Sierra Deutsch, a Sylff fellow at the University of Oregon, went to Myanmar and Cambodia to assess the two countries’ different approaches to natural resource management. In this article, she describes the preliminary findings of her research and argues that the experiences of local people affected by natural resource policies are important and may have implications for the success of those policies.
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As concern has grown over the alarming acceleration of environmental problems since the emergence of the industrial era, the science of natural resource management has evolved in an effort to confront such issues. In recent years, conservation efforts have shifted from a focus on individual species to an ecosystem-based management (EBM) approach. With this change, the concept of the “human dimensions” of resource management—which emphasizes the diverse forms of knowledge and beliefs of stakeholders and their incorporation in conservation policy1—has come to the fore2,3. It is now widely recognized that natural resource management is really about the management of natural resource users 1,3,4. Taking it a step further, recent research has pointed to the importance of socioeconomic analyses in conservation research strategies 5,6.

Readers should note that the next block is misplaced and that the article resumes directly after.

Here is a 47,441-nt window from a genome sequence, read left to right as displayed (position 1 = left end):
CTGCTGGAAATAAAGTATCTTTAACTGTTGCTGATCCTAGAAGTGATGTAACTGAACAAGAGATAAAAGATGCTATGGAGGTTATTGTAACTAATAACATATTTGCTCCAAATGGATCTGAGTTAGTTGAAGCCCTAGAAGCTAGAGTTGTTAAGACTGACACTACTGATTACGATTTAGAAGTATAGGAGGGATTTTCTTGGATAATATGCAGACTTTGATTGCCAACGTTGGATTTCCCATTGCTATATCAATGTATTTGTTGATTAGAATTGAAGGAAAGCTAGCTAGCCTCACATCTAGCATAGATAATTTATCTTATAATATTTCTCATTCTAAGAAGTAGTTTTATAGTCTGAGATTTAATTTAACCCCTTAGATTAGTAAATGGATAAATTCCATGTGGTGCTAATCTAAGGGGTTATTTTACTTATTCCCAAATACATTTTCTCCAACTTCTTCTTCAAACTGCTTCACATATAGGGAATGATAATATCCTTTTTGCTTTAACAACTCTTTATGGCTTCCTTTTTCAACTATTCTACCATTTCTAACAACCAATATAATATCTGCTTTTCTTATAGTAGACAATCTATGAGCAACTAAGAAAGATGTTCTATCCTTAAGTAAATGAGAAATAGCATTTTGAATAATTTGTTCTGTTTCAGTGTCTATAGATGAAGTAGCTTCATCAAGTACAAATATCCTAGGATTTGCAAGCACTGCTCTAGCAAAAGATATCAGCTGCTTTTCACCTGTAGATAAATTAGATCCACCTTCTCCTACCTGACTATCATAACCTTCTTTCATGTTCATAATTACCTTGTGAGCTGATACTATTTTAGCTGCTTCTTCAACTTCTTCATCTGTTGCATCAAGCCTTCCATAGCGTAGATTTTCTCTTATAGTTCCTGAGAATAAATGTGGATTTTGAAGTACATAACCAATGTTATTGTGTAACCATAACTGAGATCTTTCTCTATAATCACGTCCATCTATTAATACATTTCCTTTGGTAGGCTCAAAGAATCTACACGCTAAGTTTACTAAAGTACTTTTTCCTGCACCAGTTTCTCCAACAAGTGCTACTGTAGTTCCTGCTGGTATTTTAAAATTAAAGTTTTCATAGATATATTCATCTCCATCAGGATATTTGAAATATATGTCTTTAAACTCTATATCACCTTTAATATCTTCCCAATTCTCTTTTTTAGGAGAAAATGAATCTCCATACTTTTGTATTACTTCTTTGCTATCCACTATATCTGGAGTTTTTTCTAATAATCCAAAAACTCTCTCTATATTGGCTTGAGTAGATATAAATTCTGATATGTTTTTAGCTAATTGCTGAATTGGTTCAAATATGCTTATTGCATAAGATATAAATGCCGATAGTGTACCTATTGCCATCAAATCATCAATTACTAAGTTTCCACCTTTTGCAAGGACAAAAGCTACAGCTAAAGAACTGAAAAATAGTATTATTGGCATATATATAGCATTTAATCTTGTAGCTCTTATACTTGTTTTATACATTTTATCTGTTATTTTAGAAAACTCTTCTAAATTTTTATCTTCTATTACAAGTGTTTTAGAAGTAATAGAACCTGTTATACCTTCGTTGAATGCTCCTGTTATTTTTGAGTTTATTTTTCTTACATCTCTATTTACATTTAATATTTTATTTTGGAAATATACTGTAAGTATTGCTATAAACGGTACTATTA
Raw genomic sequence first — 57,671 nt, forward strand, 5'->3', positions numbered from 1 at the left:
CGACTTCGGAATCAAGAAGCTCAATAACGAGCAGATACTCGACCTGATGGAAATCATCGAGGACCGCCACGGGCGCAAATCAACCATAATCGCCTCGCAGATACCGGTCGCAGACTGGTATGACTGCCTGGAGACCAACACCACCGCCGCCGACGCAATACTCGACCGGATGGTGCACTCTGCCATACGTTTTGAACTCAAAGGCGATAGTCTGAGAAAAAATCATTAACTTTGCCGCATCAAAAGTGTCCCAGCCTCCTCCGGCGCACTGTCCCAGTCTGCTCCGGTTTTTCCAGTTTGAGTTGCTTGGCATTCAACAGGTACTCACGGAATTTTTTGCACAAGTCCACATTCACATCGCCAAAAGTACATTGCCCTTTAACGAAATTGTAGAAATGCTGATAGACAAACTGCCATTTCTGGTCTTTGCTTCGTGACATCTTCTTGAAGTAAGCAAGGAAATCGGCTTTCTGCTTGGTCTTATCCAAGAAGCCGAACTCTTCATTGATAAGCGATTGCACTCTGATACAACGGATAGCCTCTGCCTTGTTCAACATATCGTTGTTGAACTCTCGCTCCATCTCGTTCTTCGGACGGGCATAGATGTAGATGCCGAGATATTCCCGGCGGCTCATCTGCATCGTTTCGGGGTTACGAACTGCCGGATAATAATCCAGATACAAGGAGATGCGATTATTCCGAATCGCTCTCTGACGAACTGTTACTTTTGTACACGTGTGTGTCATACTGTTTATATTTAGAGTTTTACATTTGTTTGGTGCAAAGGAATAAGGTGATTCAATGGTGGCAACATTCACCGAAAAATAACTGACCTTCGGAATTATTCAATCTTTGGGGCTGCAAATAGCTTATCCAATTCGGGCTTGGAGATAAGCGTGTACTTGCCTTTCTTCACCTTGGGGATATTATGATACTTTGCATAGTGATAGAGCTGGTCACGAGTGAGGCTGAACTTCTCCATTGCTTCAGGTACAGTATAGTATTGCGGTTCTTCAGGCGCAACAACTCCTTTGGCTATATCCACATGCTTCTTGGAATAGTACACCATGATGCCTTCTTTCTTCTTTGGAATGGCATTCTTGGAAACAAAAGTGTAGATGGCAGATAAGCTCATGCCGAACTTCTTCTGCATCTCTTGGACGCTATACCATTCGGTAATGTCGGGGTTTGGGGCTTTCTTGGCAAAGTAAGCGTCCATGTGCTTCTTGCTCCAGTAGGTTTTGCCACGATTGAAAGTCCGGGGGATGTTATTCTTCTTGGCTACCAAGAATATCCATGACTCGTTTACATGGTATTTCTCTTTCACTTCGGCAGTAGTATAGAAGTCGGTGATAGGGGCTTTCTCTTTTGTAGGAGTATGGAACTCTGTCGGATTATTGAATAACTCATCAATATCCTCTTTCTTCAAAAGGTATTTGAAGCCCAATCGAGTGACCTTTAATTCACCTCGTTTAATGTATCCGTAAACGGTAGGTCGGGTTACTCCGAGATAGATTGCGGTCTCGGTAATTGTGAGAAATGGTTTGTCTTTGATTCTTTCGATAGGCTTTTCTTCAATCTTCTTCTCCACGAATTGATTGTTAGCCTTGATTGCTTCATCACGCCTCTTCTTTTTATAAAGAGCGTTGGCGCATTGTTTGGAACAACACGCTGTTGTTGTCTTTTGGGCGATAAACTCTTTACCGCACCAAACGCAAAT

Historically, the question “Is this conservation project working?” has often been answered without considering the perceptions and experiences of the people whose livelihoods are most directly affected by conservation policies 7,8. While biological indicators are obviously an important part of conservation work, understanding how conservation programs are perceived and experienced by the local communities most affected by them is also vital—both for the sake of the communities themselves and because support from those communities may have important implications for the long-term success of conservation efforts.
The Irrawaddy dolphin (Orcaella brevirostris) inhabits rivers throughout Southeast Asia and coastal waters in the Indian and Pacific Oceans from the Bay of Bengal to the Philippines 9. The species is listed as “threatened” by the International Union for Conservation of Nature (IUCN), with five sub-populations listed as “critically endangered.” Since the dolphins are not hunted directly for consumption, they are considered a “nonconsumptive” resource.
The main threats to their survival are upstream industrial pollution, accidental catches by gillnet fishing, and mortalities resulting from electro-fishing 9,10,11,12.
Conservation measures that seek to aid in the recovery of Irrawaddy dolphin populations must therefore address the socioeconomic factors that indirectly affect their survival, making Irrawaddy dolphin conservation projects an ideal focus for a study on the socioeconomic dimension of conservation initiatives.